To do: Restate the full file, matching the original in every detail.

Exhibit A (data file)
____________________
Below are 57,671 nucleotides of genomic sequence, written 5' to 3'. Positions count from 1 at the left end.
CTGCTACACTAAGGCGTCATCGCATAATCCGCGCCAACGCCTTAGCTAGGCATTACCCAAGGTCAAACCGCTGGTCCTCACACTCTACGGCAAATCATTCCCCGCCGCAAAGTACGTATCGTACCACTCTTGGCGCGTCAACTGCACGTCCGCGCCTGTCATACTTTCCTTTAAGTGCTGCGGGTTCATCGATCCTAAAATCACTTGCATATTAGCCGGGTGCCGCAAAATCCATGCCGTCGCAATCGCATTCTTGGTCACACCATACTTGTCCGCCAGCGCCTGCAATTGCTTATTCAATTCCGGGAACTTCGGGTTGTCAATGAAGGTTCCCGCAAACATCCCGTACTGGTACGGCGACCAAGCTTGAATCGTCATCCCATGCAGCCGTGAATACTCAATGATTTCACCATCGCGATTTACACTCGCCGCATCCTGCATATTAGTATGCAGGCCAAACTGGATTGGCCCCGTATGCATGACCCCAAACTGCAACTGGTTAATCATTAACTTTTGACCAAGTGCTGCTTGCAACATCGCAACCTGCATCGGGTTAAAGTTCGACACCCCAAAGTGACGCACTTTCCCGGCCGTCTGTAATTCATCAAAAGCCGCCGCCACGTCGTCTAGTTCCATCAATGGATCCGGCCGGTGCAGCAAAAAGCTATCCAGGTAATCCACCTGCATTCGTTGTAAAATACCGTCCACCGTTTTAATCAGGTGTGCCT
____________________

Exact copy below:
Below are 57,671 nucleotides of genomic sequence, written 5' to 3'. Positions count from 1 at the left end.
CTGCTACACTAAGGCGTCATCGCATAATCCGCGCCAACGCCTTAGCTAGGCATTACCCAAGGTCAAACCGCTGGTCCTCACACTCTACGGCAAATCATTCCCCGCCGCAAAGTACGTATCGTACCACTCTTGGCGCGTCAACTGCACGTCCGCGCCTGTCATACTTTCCTTTAAGTGCTGCGGGTTCATCGATCCTAAAATCACTTGCATATTAGCCGGGTGCCGCAAAATCCATGCCGTCGCAATCGCATTCTTGGTCACACCATACTTGTCCGCCAGCGCCTGCAATTGCTTATTCAATTCCGGGAACTTCGGGTTGTCAATGAAGGTTCCCGCAAACATCCCGTACTGGTACGGCGACCAAGCTTGAATCGTCATCCCATGCAGCCGTGAATACTCAATGATTTCACCATCGCGATTTACACTCGCCGCATCCTGCATATTAGTATGCAGGCCAAACTGGATTGGCCCCGTATGCATGACCCCAAACTGCAACTGGTTAATCATTAACTTTTGACCAAGTGCTGCTTGCAACATCGCAACCTGCATCGGGTTAAAGTTCGACACCCCAAAGTGACGCACTTTCCCGGCCGTCTGTAATTCATCAAAAGCCGCCGCCACGTCGTCTAGTTCCATCAATGGATCCGGCCGGTGCAGCAAAAAGCTATCCAGGTAATCCACCTGCATTCGTTGTAAAATACCGTCCACCGTTTTAATCAGGTGTGCCT